A digital campaign created to raise awareness for the World Toilet Day, where we brought together the organisation Svenskt Vatten with three young artists who turned crap into art.

Some people are lucky enough to have clean water, great sewer systems and live in a relative abundance of toilets. But still, in 2015, 1/3 of the world’s population won’t have access to toilets at all.

In Sweden, we’re so well-equipped that we use toilets for numerous purposes – not just ”number one and two”. In fact, Swedes treat toilets like garbage cans. Every year, 7 000 tons of trash ends up in our treatments plants. But the plants can’t handle anything else than pee, poo and paper. So all the excess junk – chemicals, medicines, plastics, you name it – ends up in lakes, rivers and seas.

In order to shed light upon these issues and raise awareness for the upcoming World Toilet Day – a UN initiative addressing the lack of toilets in the third world – Svenskt Vatten asked us to come up with a campaign. But toilets are not regarded as anything spectacular. So, in order to make them extraordinary – we needed art.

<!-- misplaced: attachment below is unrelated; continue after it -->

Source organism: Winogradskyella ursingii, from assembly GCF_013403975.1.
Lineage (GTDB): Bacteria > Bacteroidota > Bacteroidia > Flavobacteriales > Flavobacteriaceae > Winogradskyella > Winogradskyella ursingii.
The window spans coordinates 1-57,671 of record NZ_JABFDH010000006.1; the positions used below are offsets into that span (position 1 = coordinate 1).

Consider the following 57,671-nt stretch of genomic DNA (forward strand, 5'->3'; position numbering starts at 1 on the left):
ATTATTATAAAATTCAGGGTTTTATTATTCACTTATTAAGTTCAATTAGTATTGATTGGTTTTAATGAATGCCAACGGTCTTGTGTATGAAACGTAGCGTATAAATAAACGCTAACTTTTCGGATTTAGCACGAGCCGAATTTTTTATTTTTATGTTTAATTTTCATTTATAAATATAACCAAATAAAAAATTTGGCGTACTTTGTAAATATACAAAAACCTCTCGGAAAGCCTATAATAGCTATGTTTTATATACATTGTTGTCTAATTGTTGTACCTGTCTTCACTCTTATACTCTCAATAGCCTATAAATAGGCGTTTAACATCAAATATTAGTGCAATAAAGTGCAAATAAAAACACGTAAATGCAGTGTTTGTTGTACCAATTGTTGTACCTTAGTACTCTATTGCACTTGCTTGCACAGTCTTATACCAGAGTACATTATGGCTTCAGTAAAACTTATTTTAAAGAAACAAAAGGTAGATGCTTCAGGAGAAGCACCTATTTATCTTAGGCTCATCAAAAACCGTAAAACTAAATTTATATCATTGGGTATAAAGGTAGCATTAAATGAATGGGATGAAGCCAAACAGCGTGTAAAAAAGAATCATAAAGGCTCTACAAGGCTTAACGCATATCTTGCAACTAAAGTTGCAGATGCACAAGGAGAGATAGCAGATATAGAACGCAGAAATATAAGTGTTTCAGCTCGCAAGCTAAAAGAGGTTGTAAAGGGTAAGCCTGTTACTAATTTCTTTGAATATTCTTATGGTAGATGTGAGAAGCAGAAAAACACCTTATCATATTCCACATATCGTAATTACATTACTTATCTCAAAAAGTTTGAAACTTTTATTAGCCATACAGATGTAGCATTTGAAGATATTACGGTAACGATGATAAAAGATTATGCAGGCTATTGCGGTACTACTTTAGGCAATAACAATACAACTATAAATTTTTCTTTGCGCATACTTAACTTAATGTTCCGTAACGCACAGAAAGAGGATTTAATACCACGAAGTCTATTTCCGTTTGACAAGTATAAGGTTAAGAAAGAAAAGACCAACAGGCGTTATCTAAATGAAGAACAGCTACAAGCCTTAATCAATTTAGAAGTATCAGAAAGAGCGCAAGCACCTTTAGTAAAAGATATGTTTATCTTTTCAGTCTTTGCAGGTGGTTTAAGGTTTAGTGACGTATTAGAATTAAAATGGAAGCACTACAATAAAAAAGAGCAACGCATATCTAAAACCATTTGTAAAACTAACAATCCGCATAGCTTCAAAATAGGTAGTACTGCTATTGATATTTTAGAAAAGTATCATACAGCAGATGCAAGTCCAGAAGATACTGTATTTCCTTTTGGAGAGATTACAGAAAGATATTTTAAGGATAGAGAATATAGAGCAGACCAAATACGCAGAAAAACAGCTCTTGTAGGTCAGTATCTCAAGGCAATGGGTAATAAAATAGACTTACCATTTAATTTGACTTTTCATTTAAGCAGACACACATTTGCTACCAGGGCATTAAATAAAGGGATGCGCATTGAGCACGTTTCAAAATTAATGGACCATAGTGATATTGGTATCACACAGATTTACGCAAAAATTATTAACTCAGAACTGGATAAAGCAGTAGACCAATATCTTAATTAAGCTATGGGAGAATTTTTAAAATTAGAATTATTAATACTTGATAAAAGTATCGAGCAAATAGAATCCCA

Art has the power to direct our interest towards the things we take for granted. It can make everyday items and occasions feel special. That’s the insight behind initiating a collaboration between Svenskt Vatten and Young Art – an agency for young Swedish artists. Three artists – Angelica Barat Valdes, Saga Wendotte and Caroline Nord – were asked to portray different garbage that had ended up in the treatment plants. Then, we started an online gallery called ”Skitgalleriet” (”the Crap Gallery”) and kicked off our digital campaign.

The whole shebang ended in a live exhibition on the World Toilet Day where people could buy the artwork and thereby contribute to UN’s work for better access to toilets and clean water.

The project gained a lot of attention in the media and it also gave Svenskt Vatten a new way of addressing the importance of taking care of our toilets, sewer systems and natural resources.